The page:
14 July 2023 — 2 September 2023
At a time when gender roles are being redefined and gender equality is being sought, it is also necessary to reflect on what constitutes the concept of the feminine (des Weiblichen) today. The topic is very complex, as it is strongly determined by social constructions and cultural norms that are subject to permanent change. Even though the topic is ultimately inseparable from the role of women in society, the exhibition, which is to be the prelude to a series of group exhibitions on this topic, would like to focus primarily on the physical aspects of the feminine. This is connected with a variety of questions that have always been of importance across epochs and cultures and are still controversially discussed today.
The exhibition DAS WEIBLICHE shows works by 5 artists and 2 artists from Great Britain, Spain, Venezuela/South Korea and the USA, whose paintings and sculptures deal with different aspects of the visualisation, perception and social reception of the female body.
With her „Belly Paintings“, in which she imagines women in animal bodies, the American artist Dana Sherwood (*1977) not only addresses the complex relationship between humans and animals, which depends on mutual ecological support and shelter. The female nude, which has established itself in the sensual-magical world of the animal belly, at the same time refers to the concept of the Female Principle, which is associated with qualities such as receptivity, caring, creativity and intuition. The female body here becomes a symbol for creativity.
This connects her with the Spanish artist Lara Padilla (*1990) who powerfully expresses female creativity in her expressive paintings. Her figures partly merge with animal heads and thus refer to mythological traditions of different cultures. With playful ease, her paintings emphasise the transformative and life-giving nature of the female body and the female experience. At the same time, Padilla’s paintings, which also tell of her fascination with dancing, can be seen as a hymn to freedom and female self-determination.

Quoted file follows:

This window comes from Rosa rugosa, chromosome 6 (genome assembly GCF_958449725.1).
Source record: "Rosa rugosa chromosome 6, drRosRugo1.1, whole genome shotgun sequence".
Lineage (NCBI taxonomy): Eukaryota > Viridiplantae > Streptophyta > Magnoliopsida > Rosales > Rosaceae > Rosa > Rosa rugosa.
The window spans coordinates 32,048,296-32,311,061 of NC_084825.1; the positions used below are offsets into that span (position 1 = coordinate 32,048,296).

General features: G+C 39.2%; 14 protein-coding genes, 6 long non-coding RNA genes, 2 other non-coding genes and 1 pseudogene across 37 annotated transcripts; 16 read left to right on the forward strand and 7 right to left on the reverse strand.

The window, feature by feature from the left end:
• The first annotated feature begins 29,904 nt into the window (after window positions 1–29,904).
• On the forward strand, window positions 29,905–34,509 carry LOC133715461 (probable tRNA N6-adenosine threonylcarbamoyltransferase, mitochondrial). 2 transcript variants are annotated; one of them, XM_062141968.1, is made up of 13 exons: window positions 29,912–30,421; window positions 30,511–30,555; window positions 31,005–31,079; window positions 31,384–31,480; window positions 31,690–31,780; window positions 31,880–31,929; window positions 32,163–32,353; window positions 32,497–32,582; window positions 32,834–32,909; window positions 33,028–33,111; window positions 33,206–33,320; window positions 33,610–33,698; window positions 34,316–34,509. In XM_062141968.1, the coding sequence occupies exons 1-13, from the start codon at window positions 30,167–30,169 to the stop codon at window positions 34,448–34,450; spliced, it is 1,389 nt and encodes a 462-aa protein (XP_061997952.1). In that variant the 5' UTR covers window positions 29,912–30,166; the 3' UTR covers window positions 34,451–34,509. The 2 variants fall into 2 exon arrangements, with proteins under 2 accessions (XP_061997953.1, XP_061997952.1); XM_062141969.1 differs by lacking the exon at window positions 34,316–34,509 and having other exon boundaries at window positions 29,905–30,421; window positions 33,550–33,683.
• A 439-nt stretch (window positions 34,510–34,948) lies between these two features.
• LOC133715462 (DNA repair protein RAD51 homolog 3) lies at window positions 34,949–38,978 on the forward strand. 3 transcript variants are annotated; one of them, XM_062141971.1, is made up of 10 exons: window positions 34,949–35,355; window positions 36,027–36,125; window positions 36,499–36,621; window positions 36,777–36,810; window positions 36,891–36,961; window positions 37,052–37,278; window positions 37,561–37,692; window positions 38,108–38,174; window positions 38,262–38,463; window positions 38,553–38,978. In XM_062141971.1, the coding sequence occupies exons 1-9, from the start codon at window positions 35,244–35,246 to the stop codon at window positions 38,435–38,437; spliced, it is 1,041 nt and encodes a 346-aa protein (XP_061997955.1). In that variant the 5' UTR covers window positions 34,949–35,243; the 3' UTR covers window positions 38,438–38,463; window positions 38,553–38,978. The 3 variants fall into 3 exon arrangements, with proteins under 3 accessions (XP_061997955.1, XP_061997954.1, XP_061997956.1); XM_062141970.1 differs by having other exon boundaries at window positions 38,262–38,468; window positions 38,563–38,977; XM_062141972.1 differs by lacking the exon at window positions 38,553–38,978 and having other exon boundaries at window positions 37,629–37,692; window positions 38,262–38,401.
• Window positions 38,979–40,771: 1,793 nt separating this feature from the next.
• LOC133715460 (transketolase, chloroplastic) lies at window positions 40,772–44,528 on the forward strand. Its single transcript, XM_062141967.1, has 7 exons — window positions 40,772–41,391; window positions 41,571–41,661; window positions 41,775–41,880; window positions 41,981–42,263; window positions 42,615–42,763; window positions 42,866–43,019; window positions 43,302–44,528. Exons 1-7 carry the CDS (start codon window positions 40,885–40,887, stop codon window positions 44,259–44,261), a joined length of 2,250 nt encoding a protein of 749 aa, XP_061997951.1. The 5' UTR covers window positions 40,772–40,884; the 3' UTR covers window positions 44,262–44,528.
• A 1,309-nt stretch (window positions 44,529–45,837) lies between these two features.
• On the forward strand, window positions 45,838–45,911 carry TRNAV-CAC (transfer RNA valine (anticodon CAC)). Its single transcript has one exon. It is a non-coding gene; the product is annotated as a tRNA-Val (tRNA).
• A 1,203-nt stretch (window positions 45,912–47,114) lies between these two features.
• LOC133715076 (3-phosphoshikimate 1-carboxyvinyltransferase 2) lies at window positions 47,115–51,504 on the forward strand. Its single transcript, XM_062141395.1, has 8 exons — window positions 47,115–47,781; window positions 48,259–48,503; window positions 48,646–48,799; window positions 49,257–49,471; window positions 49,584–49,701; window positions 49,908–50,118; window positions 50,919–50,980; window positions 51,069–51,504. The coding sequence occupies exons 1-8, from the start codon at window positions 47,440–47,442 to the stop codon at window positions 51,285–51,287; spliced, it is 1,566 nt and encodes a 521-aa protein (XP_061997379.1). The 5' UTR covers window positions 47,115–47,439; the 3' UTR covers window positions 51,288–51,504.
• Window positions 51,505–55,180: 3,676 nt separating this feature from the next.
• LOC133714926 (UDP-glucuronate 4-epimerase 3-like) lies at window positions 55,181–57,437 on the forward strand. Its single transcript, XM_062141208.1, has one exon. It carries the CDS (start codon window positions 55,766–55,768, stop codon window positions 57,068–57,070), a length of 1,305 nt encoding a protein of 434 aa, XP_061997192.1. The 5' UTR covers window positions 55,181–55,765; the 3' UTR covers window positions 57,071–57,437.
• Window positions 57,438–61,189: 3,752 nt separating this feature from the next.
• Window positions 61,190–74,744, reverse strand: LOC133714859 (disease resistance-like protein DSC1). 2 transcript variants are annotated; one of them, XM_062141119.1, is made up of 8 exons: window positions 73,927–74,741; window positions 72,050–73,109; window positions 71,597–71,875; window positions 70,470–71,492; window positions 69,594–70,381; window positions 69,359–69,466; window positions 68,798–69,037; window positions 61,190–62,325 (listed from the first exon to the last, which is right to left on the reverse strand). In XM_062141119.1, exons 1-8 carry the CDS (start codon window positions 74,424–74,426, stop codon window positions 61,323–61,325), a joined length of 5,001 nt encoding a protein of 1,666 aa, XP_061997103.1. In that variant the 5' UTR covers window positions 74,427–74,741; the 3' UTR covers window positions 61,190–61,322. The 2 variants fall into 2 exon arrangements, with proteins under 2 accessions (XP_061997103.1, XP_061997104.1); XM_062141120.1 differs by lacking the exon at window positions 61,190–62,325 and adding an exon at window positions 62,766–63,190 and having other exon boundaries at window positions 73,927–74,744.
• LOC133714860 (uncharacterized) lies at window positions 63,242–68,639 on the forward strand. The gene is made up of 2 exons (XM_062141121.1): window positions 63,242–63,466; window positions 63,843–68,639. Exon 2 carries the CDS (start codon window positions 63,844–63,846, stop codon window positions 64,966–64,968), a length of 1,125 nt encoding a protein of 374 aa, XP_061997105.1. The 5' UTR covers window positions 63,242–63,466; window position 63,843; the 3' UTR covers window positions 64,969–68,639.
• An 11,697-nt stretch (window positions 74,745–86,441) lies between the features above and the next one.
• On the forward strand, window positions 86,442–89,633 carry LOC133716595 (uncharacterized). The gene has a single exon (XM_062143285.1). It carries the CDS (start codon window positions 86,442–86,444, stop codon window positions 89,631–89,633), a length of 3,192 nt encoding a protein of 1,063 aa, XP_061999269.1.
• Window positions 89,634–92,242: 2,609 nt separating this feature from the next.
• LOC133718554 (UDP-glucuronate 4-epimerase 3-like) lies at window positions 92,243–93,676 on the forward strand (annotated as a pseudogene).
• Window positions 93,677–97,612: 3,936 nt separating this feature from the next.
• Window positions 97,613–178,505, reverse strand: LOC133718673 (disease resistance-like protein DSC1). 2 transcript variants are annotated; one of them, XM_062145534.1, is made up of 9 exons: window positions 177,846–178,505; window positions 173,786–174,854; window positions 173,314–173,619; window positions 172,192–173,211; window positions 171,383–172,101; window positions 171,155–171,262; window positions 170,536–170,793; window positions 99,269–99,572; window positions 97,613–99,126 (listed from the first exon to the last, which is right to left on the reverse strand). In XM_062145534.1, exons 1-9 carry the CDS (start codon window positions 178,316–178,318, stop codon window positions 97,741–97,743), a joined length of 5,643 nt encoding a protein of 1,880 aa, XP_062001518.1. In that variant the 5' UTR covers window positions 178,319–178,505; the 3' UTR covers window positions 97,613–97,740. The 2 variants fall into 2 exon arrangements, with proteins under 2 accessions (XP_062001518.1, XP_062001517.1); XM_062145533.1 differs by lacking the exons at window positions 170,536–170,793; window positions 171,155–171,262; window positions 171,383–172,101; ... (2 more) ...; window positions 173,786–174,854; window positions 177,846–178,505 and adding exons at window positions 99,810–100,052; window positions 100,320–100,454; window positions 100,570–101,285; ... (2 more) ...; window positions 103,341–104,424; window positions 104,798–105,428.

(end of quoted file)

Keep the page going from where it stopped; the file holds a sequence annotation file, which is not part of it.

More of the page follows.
Both Sherwood and Padilla, as women, draw on the female nude in their paintings and thus on a classic theme of art history, occupying the subject with their pictures from a female point of view. However, artists such as Sam Jackson (Great Britain, *1977) prove that the female nude can also be a homage to the beauty, grace and sensuality of the female body from a male point of view, that the male gaze on the naked female body can certainly be guided by an awareness of intimacy, closeness and vulnerability. Jackson’s nude painting is closely related to his portraits, in which he goes in search of the people behind the images.
At the same time, there has been an intensified discussion about the representation of the female nude in art for some years now. There is a growing awareness of the need for a more inclusive, diverse and respectful representation of bodies and gender identities. Artists, feminist art movements and activists are advocating for a re-evaluation of traditional representations of the female nude and calling for a greater diversity of body representations and perspectives. Ela Fidalgo (Spain, *1993) opens up a new view of the beauty of imperfection and diversity with her large-format paintings, which she not only works on with acrylic paint, but also embroiders and assembles from individual pieces of fabric using a patchwork technique.
Ana Dévora (Spain,*1987), on the other hand, addresses the increasing taboo of the naked body and sexuality in the media. With her project „Pattern interrupt“, she tries to break through established patterns in order to achieve freedom and creativity, and questions social stereotypes and models imposed by the media and social networks. With her work, Dévora wants to raise awareness of how censorship and self-censorship can limit the representation of naked bodies in the digital world and promote more diversity and acceptance, as the censorship of certain body parts, such as female nipples and genitalia, can even reinforce the sexualisation and tabooisation of the female body.
The artistic work of Alejandro Monge (Spain,*1988) is characterised by a socio-critical view – and so his masterfully crafted sculptures shown in the exhibition can also be read as a critical examination of the female image of beauty. While his small „Little Shibuya“, cast in resin, critically questions the image of girls and women in a youth culture influenced by Japanese mangas, the three interracial portraits of women (Inverse Shape), which look as if they were carved out of stone, poetically address the question of the origin of life and beauty.
Finally, Suwon Lee (Venezuela/South Korea, *1977) reminds us with her multi-part work „Body of Light“ that female identity is a constant struggle for balance between self-perception and social coding. In the photo series based on self-portraits, Lee not only explores the moment of privacy and publicity, but also questions her own body image and female identity.